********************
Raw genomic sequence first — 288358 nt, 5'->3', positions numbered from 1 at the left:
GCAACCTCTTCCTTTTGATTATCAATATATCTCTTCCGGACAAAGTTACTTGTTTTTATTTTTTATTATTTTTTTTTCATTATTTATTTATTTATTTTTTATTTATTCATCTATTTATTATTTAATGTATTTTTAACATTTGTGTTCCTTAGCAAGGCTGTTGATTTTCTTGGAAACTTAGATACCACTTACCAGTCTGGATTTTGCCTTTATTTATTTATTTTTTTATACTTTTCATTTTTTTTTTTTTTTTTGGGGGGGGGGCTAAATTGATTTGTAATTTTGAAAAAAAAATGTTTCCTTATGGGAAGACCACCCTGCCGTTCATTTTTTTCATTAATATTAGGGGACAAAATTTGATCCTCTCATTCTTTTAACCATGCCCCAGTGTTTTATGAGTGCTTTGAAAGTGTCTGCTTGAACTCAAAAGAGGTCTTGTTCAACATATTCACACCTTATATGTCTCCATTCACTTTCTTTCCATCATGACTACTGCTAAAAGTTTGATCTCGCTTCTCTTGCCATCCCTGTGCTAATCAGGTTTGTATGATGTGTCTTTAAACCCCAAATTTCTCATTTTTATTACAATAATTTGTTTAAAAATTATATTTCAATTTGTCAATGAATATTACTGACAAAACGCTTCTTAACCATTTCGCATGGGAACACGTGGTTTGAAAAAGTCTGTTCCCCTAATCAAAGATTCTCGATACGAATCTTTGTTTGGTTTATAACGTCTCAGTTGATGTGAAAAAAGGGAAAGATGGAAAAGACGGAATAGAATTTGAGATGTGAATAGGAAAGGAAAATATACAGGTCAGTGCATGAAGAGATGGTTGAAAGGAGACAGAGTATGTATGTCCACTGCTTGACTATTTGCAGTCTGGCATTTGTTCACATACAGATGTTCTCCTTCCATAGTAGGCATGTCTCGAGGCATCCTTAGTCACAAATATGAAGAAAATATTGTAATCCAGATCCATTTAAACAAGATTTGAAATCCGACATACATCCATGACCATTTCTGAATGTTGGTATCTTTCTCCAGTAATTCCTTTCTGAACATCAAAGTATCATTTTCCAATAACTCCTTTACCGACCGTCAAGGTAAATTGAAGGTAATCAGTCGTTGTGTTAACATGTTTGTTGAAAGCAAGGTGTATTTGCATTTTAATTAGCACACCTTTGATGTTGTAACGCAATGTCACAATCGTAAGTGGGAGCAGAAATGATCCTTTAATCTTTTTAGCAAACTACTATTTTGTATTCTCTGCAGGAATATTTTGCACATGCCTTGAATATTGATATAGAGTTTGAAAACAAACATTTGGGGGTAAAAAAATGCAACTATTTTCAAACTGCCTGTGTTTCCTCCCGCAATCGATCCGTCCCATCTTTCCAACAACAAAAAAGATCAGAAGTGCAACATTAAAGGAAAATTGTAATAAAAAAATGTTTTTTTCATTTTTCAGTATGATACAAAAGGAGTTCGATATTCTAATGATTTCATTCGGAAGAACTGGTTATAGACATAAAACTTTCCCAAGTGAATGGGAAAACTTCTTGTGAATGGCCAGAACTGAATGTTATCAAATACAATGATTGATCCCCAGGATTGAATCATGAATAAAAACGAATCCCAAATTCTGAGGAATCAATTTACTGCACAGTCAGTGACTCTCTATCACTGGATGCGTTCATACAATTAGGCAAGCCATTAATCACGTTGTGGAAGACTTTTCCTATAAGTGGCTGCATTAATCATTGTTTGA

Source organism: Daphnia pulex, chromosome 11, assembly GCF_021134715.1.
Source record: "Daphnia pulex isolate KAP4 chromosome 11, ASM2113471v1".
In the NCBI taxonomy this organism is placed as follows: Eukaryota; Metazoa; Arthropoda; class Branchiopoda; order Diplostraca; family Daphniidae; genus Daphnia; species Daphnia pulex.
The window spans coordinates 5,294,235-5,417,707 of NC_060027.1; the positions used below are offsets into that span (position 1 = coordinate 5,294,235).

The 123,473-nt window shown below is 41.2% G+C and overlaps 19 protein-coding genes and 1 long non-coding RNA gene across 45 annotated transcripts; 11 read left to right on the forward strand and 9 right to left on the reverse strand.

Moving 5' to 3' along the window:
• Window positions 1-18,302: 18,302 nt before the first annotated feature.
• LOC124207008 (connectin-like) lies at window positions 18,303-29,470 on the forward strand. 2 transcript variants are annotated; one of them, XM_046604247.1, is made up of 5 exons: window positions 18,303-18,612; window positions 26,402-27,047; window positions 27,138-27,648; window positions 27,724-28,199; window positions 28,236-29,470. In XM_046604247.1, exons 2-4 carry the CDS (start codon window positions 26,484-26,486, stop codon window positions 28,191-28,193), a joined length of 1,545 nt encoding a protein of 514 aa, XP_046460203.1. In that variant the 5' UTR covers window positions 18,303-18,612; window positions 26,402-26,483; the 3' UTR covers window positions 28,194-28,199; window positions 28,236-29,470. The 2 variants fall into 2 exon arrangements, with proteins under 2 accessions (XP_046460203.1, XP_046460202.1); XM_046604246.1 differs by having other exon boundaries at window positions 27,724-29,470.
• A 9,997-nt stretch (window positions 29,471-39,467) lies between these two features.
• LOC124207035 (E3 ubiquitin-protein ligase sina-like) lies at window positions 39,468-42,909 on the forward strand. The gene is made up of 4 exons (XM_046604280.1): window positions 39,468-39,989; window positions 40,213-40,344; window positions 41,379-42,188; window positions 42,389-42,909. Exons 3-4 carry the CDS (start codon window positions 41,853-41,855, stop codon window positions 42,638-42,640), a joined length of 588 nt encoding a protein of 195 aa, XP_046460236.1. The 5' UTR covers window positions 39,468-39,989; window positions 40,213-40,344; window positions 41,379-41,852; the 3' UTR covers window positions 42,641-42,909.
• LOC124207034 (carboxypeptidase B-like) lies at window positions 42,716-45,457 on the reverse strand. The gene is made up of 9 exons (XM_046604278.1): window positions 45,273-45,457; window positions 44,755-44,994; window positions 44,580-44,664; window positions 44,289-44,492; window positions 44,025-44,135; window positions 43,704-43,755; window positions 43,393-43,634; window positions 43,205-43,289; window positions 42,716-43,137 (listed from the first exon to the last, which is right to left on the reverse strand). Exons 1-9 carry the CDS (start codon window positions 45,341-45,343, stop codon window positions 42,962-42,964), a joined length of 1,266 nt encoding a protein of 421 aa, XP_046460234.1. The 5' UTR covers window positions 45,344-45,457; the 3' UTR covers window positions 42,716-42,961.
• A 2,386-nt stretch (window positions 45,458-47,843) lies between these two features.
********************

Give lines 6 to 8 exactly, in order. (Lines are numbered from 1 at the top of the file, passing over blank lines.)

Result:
The window spans coordinates 5,294,235-5,417,707 of NC_060027.1; the positions used below are offsets into that span (position 1 = coordinate 5,294,235).

The 123,473-nt window shown below is 41.2% G+C and overlaps 19 protein-coding genes and 1 long non-coding RNA gene across 45 annotated transcripts; 11 read left to right on the forward strand and 9 right to left on the reverse strand.

Moving 5' to 3' along the window: